45. Mansournia MA, Higgins JPT, Sterne JAC, Hernán MA. Biases in randomized trials: a conversation between trialists and epidemiologists. Epidemiology. 2017;28(1):54–9.

    Article  PubMed  PubMed Central  Google Scholar 

  46. Robins JM, Hernán MÁ, Brumback B. Marginal structural models and causal inference in epidemiology. Epidemiology. 2000;11(5):550–60.

    Article  CAS  PubMed  Google Scholar 

  47. Karim ME, Gustafson P, Petkau J, Zhao Y, Shirani A, Kingwell E, et al. Marginal structural cox models for estimating the association between β-interferon exposure and disease progression in a multiple sclerosis cohort. Am J Epidemiol. 2014;180(2):160–71.

    Article  PubMed  PubMed Central  Google Scholar 

  48. Kalincik T, Diouf I, Sharmin S, Malpas C, Spelman T, Horakova D, et al. Effect of Disease-Modifying Therapy on Disability in Relapsing-Remitting Multiple Sclerosis Over 15 Years. Neurology [Internet]. 2021 Feb 2;96(5):e783 LP-e797. Available from:

  49. Tintore M, Rovira À, Río J, Otero-Romero S, Arrambide G, Tur C, et al. Defining high, medium and low impact prognostic factors for developing multiple sclerosis. Brain. 2015;138(7):1863–74.

    Article  PubMed  Google Scholar 

  50. Bovis F, Signori A, Carmisciano L, Maietta I, Steinerman JR, Li T, et al. Expanded disability status scale progression assessment heterogeneity in multiple sclerosis according to geographical areas. Ann Neurol. 2018;84(4):621–5.

    Article  PubMed  Google Scholar 

Download references


Not applicable


OFSEP was supported by a grant provided by the French State and handled by the "Agence Nationale de la Recherche", within the framework of the "Investments for the Future" program, under the reference ANR-10-COHO-002, by the Eugène Devic EDMUS Foundation against multiple sclerosis and by the ARSEP Foundation. ML has recieved travel grant from ARSEP foundation for this project. The Clinical Outcomes Research unit at the University of Melbourne received funding from NHMRC (grant number 1140766, 1129789, and 1157717) to support this study. The MSBase Foundation is a not-for-profit organization that receives support from Biogen, Novartis, Merck, Roche, Teva Pharmaeutical Industries and Sanofi Genzyme. The Danish Multiple Sclerosis Registry did not receive any funding to collaborate in this study.

Author information

Authors and Affiliations



ML, SS, and JBA contributed to the design of the study, conducted and interpreted the analysis, and drafted, revised, and approved the manuscript. HB, MM, TK, and EL conceptualized and designed the study, contributed to data acquisition, interpreted the results, and revised and approved the manuscript. SV, NKH, RC, and DAL contributed to the design of the study, interpreted the results, and revised and approved the manuscript. MD, GE, JC, AR, JDS, EM, HZ, PL, GD, CLF, TM, EB, PC, JP, BS, OG, ET, OH, AA, BB, OC, PC, AM, AW, JPC, AM, HBN, KH, CP, NM, DDB, CN, DH, EKH, RA, GI, SE, SO, FP, MO, AL, MT, PG, FG, BY, AP, MG, PD, CB, MT, PMC, MS, JLS, RT, PS, DF, FG, VS, JP, DM, OS, KB, AVW, RK, BVW, TC, DS, SV, FS, PSS, CCHC, PVR, MBJ, JLF, SB, HKM, and KIS, contributed substantially to data acquisition and interpretation of the analysis, and revised and approved the manuscript. ML, SS, and JBA contributed equally. HB, MM, TK, and EL contributed equally. The authors read and approved the final manuscript.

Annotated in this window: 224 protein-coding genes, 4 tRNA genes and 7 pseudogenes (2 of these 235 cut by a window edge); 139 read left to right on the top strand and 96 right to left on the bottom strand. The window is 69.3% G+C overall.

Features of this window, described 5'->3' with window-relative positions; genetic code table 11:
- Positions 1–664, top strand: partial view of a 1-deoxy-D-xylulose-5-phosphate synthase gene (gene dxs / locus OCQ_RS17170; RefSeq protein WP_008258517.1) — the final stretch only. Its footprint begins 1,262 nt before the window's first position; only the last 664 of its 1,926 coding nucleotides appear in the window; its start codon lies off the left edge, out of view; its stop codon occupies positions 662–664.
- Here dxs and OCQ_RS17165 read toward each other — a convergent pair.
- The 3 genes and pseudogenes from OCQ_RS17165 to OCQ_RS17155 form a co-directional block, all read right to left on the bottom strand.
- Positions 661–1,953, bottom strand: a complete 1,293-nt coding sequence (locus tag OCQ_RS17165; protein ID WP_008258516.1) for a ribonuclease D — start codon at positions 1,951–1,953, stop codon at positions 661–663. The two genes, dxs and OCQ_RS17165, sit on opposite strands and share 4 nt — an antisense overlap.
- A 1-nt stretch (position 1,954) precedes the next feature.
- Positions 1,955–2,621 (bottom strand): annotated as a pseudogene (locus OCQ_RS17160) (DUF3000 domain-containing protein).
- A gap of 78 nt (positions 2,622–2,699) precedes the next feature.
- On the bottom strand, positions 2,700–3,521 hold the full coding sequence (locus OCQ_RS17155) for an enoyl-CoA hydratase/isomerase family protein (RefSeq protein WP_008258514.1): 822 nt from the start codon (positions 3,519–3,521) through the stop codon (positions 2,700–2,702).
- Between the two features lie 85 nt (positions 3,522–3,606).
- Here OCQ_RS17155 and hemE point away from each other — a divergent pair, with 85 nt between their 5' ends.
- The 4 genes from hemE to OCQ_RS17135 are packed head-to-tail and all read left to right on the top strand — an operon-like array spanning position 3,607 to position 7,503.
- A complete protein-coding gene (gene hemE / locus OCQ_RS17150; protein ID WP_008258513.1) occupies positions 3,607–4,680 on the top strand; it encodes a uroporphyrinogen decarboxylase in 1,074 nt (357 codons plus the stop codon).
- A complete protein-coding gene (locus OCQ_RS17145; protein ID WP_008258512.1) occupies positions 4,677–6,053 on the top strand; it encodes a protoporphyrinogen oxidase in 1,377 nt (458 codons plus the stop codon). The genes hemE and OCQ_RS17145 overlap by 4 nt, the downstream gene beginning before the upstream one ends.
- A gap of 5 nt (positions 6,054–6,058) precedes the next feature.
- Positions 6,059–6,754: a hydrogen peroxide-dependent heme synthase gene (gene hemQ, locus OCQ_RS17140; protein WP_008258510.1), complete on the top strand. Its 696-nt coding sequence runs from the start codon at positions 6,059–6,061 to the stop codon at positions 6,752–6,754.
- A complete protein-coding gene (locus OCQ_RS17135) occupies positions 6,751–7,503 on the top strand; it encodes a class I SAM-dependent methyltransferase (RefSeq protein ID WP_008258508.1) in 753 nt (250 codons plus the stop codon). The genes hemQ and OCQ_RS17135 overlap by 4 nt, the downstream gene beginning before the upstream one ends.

Corresponding authors

Correspondence to T. Kalincik or E. Leray.

Ethics declarations

Ethics approval and consent to participate

OFSEP (Observatoire Français de la Sclérose en Plaques; French MS registry), ID: NCT02889965, prospectively collects longitudinal data on clinical, biological, and imaging markers from patients who provided written informed consent following the French law on Bioethics. Storing data for research purposes was approved by the French Commission Nationale de l'Informatique et des Libertés (CNIL). MSBase is an international multiple sclerosis registry (World Health Organization International Clinical Trials Registry ID: ACTRN12605000455662) of observational data collected longitudinally as part of routine clinical care from 129 mostly tertiary multiple sclerosis centres in 36 countries. MSBase was approved by the Melbourne Health Human Research Ethics Committee and by the site institutional review boards, unless exemptions were granted according to the local regulations. Written informed consent was obtained from enrolled patients. The Danish Multiple Sclerosis Registry (DMSR) is a nationwide population-based registry consisting longitudinal data of all patients receiving disease-modifying treatments. Data are collected prospectively and stored following the data protection law of the Danish Data Inspection. The study obtained approvals from the Center for Data Review applications (j. nr. 2012–58-0004/VD-2018–121 I-suite 6361). Consent has been obtained from each patient included in this study. Please see ‘Ethics statement’ in the manuscript for details. All methods were carried out in accordance with relevant guidelines and regulations.